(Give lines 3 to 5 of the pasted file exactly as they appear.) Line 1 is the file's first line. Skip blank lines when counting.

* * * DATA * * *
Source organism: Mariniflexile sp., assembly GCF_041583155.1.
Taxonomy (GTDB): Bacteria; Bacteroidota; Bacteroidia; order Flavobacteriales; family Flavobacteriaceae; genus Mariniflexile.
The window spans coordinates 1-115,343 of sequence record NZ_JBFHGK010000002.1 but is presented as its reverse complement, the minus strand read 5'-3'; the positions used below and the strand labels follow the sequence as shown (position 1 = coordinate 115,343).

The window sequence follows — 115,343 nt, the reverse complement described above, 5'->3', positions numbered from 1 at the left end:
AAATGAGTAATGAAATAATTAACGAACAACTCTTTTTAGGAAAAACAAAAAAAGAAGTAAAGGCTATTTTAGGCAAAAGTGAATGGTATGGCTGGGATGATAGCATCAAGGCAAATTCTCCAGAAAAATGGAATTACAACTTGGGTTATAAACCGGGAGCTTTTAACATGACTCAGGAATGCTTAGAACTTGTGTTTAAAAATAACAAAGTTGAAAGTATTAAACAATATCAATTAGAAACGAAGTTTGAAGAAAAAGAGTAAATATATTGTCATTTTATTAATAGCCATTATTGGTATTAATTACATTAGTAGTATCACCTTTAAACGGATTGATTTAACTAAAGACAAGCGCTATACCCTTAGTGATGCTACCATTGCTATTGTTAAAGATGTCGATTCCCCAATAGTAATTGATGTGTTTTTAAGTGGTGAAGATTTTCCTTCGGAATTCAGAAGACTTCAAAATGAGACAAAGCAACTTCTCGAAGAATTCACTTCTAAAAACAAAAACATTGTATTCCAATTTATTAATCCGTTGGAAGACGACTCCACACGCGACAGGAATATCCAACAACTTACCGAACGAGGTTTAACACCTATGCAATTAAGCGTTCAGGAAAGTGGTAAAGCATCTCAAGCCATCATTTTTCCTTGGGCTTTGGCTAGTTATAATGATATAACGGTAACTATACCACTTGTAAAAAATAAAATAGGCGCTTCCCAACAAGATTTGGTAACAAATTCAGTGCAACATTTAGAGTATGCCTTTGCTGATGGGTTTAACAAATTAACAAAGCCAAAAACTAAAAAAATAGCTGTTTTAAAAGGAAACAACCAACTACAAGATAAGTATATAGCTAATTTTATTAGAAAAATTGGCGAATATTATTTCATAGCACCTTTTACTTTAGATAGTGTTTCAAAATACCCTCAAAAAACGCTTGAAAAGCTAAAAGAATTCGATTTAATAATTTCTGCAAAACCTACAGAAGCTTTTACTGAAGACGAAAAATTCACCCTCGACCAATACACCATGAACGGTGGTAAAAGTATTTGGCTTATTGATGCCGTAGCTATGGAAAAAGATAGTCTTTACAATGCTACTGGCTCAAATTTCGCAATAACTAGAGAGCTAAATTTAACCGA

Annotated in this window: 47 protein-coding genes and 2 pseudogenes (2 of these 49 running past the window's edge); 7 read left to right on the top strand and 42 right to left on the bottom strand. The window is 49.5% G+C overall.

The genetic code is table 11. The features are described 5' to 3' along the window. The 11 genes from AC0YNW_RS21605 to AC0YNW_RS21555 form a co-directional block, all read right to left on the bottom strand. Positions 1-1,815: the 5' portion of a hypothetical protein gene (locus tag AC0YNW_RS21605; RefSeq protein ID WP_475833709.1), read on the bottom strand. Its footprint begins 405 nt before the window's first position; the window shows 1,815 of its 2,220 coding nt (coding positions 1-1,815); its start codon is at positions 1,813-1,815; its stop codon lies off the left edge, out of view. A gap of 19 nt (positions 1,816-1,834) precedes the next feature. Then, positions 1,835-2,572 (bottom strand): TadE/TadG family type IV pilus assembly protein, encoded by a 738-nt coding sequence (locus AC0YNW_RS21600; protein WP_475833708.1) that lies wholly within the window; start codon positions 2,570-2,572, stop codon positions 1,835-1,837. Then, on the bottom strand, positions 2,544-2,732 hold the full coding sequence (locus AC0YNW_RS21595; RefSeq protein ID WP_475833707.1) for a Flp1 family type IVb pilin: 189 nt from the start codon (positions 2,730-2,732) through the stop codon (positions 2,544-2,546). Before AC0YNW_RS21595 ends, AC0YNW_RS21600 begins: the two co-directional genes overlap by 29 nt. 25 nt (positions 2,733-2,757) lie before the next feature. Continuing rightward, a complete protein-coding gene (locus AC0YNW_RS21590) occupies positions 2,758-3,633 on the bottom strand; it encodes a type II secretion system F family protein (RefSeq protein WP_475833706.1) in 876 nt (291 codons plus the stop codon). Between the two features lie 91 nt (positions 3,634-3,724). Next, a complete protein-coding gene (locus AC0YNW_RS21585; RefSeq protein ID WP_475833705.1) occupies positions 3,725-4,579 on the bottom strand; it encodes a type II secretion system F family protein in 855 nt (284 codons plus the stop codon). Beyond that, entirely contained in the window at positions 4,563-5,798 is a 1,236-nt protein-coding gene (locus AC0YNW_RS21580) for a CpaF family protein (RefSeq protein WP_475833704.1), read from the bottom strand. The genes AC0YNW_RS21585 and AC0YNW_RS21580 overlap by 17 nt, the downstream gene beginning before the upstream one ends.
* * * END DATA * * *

The window spans coordinates 1-115,343 of sequence record NZ_JBFHGK010000002.1 but is presented as its reverse complement, the minus strand read 5'-3'; the positions used below and the strand labels follow the sequence as shown (position 1 = coordinate 115,343).

The window sequence follows — 115,343 nt, the reverse complement described above, 5'->3', positions numbered from 1 at the left end:
AAATGAGTAATGAAATAATTAACGAACAACTCTTTTTAGGAAAAACAAAAAAAGAAGTAAAGGCTATTTTAGGCAAAAGTGAATGGTATGGCTGGGATGATAGCATCAAGGCAAATTCTCCAGAAAAATGGAATTACAACTTGGGTTATAAACCGGGAGCTTTTAACATGACTCAGGAATGCTTAGAACTTGTGTTTAAAAATAACAAAGTTGAAAGTATTAAACAATATCAATTAGAAACGAAGTTTGAAGAAAAAGAGTAAATATATTGTCATTTTATTAATAGCCATTATTGGTATTAATTACATTAGTAGTATCACCTTTAAACGGATTGATTTAACTAAAGACAAGCGCTATACCCTTAGTGATGCTACCATTGCTATTGTTAAAGATGTCGATTCCCCAATAGTAATTGATGTGTTTTTAAGTGGTGAAGATTTTCCTTCGGAATTCAGAAGACTTCAAAATGAGACAAAGCAACTTCTCGAAGAATTCACTTCTAAAAACAAAAACATTGTATTCCAATTTATTAATCCGTTGGAAGACGACTCCACACGCGACAGGAATATCCAACAACTTACCGAACGAGGTTTAACACCTATGCAATTAAGCGTTCAGGAAAGTGGTAAAGCATCTCAAGCCATCATTTTTCCTTGGGCTTTGGCTAGTTATAATGATATAACGGTAACTATACCACTTGTAAAAAATAAAATAGGCGCTTCCCAACAAGATTTGGTAACAAATTCAGTGCAACATTTAGAGTATGCCTTTGCTGATGGGTTTAACAAATTAACAAAGCCAAAAACTAAAAAAATAGCTGTTTTAAAAGGAAACAACCAACTACAAGATAAGTATATAGCTAATTTTATTAGAAAAATTGGCGAATATTATTTCATAGCACCTTTTACTTTAGATAGTGTTTCAAAATACCCTCAAAAAACGCTTGAAAAGCTAAAAGAATTCGATTTAATAATTTCTGCAAAACCTACAGAAGCTTTTACTGAAGACGAAAAATTCACCCTCGACCAATACACCATGAACGGTGGTAAAAGTATTTGGCTTATTGATGCCGTAGCTATGGAAAAAGATAGTCTTTACAATGCTACTGGCTCAAATTTCGCAATAACTAGAGAGCTAAATTTAACCGA